PP: Exactly, so I wouldn’t call myself a coach. I do have one or two students and now and then I give lectures, but all of this is not really a hard everyday job.
EP: And what kind of a coach are you? Strict or down-to-earth? Are you only their teacher or can you be their friend as well?
PP: Sometimes when I prepare for a lecture I learn a lot myself and thus get better. I guess the word “down-to-earth” describes me accurately.
EP: It’s well known that you are also successful in blindfold chess. It’s said that you played 12 games simultaneously, is this true?
PP: To be honest I haven’t played this kind of chess for about three years. Not only it requires some special skills and preparation, but also organisers are not very interested in setting up such tournaments for some reason. I must say that 12 is by no means a limit according to what I have seen at my chess school. We learned how to play blindfolded by doing special exercises and almost every player who was more or less good could play two or three games simultaneously. My record was 12, which I set in Greece during the young player’s tournament. I managed to win 6 games and draw 6.
EP: For a person not engaged in chess it’s without a doubt some sort of a spectacular show. But must quite challenging for the players, why do they do that?
PP: It is exciting! It’s all about testing your own abilities, challenge and self-development.
EP: At some point you said that you’ve recently become less ambitious. Why is this so?
PP: This is a normal thing to happen. Being too ambitious whilst having the same results would damage your self-esteem a lot. There are things in your life you can do and can’t. So there should be a distinction between having too many ambitions and optimism.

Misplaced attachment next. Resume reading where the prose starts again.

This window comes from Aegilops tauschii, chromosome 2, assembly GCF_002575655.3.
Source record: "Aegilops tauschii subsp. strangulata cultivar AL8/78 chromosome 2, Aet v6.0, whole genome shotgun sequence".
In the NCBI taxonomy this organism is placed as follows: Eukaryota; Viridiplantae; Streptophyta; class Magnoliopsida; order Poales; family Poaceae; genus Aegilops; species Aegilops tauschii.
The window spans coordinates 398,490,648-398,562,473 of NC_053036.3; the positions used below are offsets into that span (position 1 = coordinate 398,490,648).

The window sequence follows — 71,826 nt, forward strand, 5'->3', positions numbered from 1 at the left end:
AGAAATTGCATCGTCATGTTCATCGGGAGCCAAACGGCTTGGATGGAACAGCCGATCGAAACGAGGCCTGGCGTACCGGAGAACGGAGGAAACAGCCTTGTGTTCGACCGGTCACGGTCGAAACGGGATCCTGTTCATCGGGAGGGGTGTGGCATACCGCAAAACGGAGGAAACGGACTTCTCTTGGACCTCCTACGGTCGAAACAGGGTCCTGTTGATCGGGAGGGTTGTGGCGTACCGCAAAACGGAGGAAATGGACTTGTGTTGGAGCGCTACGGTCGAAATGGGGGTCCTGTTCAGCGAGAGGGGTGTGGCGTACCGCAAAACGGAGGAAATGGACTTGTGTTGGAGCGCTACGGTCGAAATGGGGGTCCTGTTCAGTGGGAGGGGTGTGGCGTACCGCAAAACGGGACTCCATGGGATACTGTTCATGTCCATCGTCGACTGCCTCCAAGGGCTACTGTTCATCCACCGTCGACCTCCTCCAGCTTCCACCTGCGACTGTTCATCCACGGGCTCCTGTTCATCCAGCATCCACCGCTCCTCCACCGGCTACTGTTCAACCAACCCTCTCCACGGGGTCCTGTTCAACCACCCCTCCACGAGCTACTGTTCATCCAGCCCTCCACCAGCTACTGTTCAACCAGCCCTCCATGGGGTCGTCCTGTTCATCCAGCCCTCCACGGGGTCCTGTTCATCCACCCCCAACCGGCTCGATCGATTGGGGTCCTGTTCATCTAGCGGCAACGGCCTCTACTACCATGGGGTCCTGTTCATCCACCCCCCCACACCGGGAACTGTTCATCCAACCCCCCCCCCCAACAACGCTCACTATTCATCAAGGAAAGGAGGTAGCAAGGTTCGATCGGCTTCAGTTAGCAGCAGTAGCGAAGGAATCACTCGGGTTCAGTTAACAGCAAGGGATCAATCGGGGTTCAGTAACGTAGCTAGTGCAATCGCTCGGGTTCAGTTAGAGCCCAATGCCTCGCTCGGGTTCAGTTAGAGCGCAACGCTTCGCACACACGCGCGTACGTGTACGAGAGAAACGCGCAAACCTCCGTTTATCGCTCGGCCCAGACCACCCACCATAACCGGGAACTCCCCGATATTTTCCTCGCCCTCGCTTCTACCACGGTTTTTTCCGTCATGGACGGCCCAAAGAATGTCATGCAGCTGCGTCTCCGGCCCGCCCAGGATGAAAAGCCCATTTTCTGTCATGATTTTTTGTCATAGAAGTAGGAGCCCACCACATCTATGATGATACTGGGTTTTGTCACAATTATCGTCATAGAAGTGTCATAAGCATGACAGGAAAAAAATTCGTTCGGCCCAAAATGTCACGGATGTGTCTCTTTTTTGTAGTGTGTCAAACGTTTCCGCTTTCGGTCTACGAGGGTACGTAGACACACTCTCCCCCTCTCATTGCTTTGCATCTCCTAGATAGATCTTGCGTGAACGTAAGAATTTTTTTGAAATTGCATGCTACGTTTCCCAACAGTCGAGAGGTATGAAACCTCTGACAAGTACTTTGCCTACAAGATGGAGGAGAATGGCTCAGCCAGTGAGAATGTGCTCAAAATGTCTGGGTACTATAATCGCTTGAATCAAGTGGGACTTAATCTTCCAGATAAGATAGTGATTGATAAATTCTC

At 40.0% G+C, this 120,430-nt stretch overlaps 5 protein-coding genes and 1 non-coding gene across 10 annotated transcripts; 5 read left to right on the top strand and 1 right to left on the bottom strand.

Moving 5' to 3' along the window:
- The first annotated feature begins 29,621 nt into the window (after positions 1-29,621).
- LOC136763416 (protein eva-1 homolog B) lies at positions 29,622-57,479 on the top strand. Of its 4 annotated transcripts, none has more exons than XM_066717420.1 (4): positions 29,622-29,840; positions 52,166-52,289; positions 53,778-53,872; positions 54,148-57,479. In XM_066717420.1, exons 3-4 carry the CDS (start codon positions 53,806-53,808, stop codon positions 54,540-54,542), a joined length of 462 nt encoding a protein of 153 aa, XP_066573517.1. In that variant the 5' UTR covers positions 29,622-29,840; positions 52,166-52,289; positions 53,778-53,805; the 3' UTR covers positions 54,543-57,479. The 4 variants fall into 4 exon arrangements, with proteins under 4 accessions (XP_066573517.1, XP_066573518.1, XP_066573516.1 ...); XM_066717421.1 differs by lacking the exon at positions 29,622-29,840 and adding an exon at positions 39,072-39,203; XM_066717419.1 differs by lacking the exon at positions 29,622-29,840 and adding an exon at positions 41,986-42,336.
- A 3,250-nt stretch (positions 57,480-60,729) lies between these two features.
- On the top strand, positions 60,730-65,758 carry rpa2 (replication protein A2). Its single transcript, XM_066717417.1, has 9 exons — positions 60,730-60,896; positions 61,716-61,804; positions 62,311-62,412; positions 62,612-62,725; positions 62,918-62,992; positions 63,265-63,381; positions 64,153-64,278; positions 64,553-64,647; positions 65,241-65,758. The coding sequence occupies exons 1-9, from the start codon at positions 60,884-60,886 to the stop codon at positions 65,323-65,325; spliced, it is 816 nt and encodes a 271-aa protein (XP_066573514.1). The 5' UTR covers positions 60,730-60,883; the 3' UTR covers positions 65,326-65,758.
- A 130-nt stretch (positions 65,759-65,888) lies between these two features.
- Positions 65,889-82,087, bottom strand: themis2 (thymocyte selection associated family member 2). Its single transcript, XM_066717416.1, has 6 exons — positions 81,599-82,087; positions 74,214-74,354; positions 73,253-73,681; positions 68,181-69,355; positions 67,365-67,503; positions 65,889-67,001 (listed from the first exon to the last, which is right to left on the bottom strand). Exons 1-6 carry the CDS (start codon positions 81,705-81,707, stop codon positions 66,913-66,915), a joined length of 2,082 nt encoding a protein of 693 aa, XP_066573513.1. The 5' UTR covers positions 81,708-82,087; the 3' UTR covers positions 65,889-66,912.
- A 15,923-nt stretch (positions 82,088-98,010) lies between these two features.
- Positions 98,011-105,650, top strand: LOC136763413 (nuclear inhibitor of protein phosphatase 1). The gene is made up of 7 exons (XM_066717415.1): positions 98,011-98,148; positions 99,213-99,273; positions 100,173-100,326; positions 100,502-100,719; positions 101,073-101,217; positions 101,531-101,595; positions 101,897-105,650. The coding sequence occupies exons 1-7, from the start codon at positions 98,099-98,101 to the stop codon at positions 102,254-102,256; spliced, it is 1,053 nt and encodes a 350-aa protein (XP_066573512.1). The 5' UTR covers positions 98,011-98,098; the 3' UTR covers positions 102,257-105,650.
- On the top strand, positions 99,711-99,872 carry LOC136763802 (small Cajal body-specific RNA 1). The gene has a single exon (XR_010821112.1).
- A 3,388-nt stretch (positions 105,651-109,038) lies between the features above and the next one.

EP: Among your achievements the rapid chess constitutes a big part. Is it a coincidence or you specifically wanted this?
PP: Not really, but my chess skills seem to be the most suitable for rapid chess.
EP: Which of your wins would you say was the best?
PP: It’s hard to think of one game, but let it be the Kovalenko-Ponkratov one in Izhevsk, 2013. As for the tournament, definitely winning the Russia’s Rapid Championship.
EP: You once said that a person should achieve his greatest results in chess by the age of 30. You’re almost 27 now. What comes next in 3 years’ time?
PP: This is another tricky question. I still think that 30 is a critical age for a chess player. What comes next, life will show. I see several options, plus a lot of interesting opportunities can come by chance.
EP: Pavel, it seems like chess players are the kind of people who plan everything step by step, in life as well. But there should be also a dream! Do you have one? Something you really want to achieve?
PP: If it’s achieving something it’s more of a goal rather than a dream. A dream should be something that is almost unreachable. I guess mine would be to see the world the same way I did when I was 19 or 20, if only for a bit.
EP: Lets go back to the Voronezh Festival. You have visited many countries and cities, and in some of them there are places you find special. Is there anything like that in Voronezh or do you have personal associations with our city?
PP: For now no, apart from maybe the alley that starts at the monument of Nikitin. As for the associations, there are some of the Sergey Grebennikov’s songs.
Questions were asked by Elena Ponomareva.
Interview was translated into English by Svetlana Lisik.